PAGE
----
The private sector has stepped up to the plate quite a bit, and the good news about the private sector — which includes donors like the Appels as well as foundations — is that they tend to fund riskier things, more outside-the-box approaches, and we need a lot more of that thinking on this disease and related forms of dementia.

Dr. Petsko

Q.: Why has it been so difficult to make inroads on Alzheimer's medically?

Dr. Petsko: For one thing, it's tough to get a good animal model for this disease; mice don't live 65 years. A second problem, believe it or not, is that it wasn't terribly clear until a few decades ago that this was really a disease. People were taught to just assume that you got senile when you get old, that it was inevitable. We now know from a variety of studies that there is a big difference between normal aging and Alzheimer's disease. And if it's a disease, that means it can be prevented and treated.

Q.: Is there anything the institute will do under your direction to better visualize Alzheimer's disease in lieu of animal models?

Dr. Petsko: I'm hoping we can lead a trend to develop better models by using human patient-derived neurons and not rely very much on animal models at all. Obviously, you can't just go into someone's brain and take out neurons. But what you can do — thanks to new technology developed a few years ago — is take a skin sample of someone with Alzheimer's disease, and by a series of elaborate steps, you can turn that into a neuron. We think these may be better models for understanding the disease, as well as for the initial development of targets and therapeutic approaches.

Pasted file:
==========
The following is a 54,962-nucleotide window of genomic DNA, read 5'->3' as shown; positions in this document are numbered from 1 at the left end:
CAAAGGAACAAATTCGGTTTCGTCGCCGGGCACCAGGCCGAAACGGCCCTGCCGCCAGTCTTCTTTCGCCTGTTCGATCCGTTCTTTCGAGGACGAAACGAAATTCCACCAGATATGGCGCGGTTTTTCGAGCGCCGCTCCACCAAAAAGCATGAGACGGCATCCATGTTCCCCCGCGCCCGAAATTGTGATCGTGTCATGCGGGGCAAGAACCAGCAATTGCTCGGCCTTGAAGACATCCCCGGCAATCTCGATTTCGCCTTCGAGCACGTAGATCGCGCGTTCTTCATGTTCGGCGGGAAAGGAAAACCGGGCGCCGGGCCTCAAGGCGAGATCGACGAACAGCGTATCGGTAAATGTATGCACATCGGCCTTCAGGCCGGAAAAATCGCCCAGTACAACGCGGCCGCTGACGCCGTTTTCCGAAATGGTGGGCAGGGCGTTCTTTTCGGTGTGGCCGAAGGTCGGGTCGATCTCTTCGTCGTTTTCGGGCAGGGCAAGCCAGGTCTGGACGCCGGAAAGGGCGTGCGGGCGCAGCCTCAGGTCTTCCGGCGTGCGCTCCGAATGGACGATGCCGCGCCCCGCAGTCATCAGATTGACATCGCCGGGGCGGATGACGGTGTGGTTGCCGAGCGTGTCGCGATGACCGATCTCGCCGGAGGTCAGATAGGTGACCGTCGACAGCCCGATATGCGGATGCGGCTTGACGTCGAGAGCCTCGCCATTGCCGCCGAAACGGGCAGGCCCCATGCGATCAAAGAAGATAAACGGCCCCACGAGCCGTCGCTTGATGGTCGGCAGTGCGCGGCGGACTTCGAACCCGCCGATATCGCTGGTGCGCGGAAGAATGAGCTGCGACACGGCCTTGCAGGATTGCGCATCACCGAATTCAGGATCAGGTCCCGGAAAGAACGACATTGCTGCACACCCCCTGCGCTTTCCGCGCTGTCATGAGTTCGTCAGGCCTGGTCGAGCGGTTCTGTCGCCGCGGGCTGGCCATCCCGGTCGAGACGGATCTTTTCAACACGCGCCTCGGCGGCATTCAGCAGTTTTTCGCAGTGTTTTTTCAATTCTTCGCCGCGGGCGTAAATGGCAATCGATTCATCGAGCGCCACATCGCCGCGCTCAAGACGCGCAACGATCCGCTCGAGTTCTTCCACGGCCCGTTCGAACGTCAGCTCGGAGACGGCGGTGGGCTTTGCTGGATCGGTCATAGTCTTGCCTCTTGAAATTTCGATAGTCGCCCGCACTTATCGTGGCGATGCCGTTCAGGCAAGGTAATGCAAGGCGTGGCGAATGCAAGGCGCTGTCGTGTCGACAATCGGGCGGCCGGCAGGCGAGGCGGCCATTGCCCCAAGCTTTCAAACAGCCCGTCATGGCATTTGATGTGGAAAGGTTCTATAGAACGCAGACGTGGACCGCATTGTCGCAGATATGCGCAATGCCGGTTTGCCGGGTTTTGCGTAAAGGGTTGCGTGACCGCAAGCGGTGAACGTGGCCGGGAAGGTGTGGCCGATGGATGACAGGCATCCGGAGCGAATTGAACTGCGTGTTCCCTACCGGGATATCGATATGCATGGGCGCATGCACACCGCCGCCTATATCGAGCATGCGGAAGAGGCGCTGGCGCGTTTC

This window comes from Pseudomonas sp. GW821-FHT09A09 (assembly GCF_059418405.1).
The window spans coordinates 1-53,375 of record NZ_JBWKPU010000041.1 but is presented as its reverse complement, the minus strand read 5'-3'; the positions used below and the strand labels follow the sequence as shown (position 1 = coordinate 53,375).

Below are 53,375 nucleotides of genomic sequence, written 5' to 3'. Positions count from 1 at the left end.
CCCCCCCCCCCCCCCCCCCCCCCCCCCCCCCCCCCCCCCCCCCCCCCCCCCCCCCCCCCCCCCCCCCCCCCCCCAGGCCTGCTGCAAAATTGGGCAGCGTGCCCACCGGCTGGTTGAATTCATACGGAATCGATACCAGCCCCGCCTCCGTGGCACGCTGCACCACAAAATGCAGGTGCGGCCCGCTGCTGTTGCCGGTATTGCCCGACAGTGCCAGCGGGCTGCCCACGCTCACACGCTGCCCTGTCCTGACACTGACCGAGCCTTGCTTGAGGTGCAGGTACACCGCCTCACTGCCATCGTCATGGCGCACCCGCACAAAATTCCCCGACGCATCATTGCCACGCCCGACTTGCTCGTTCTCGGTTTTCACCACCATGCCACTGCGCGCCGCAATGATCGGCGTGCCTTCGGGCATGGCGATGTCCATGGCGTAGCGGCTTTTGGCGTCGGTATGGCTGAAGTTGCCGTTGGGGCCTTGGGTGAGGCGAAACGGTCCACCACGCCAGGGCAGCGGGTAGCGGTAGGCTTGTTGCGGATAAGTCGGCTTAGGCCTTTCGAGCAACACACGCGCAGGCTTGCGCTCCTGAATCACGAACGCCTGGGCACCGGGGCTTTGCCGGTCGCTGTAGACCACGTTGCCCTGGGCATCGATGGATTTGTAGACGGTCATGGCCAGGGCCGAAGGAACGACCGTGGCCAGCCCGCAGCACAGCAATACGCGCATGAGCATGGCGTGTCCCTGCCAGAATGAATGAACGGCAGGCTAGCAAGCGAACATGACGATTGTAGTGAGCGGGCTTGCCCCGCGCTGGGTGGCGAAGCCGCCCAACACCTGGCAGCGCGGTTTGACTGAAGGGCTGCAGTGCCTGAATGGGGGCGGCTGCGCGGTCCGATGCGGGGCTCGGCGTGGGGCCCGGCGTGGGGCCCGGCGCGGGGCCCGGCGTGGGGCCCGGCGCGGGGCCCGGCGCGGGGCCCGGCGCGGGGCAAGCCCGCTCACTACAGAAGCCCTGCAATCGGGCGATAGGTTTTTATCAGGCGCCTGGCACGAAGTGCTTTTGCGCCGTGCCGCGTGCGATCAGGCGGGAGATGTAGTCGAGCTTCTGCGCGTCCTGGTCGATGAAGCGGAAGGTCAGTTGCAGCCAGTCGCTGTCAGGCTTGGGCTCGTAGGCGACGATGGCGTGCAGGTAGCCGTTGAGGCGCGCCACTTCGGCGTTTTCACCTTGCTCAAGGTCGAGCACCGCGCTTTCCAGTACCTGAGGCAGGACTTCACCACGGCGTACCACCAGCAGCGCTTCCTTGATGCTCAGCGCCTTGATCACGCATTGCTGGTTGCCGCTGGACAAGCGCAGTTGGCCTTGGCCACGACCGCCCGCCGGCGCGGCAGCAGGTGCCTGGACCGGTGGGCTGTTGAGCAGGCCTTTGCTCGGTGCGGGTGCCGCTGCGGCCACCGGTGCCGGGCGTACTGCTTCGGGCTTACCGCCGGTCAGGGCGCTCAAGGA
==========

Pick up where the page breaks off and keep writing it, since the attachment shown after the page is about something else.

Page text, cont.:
Q.: Your research focuses on the role of enzymes in the development of Alzheimer's disease. What are you learning and can you apply your research to new therapeutics?

Dr. Petsko: That's one focus, yes, though not the only one. It's pretty clear from human genetics that the processing of a protein called APP by a set of enzymes is important for the development of Alzheimer's disease. Exactly the role this processing plays is not clear. There are efforts on the way from pharmaceutical companies to block the action of those enzymes as a treatment for the disease. That might work — I hope it does for the sake of AD patients, but I have grave doubts — these enzymes have other important functions.

We took a different approach. With our collaborators, we asked, 'Where does this process occur? Where does APP encounter the enzymes that cut it?' The answer is that it happens in a very specific sub-compartment of the cell, which is called the endosome. The endosome is an organelle inside all the cells in your body. And endosomal dysfunction is a very early event in Alzheimer's disease. We have used this insight to develop a therapeutic strategy directed at fixing the problems with the endosome, so that APP processing will be reduced. Whether that will turn out to be therapeutic or not, I don't know. But what we do know is that this approach is potentially very powerful. It's not worrying about what the precise toxic species is that's leading to the death of neurons. It's asking: 'What's the cellular defect? And can we correct the cellular defect?'

I like that approach because it's not about inhibiting anything. That doesn't mean it'll work, but it shows that if you understand the processes taking place in the cell and what they do, it can give you ideas for therapy that you might not otherwise have.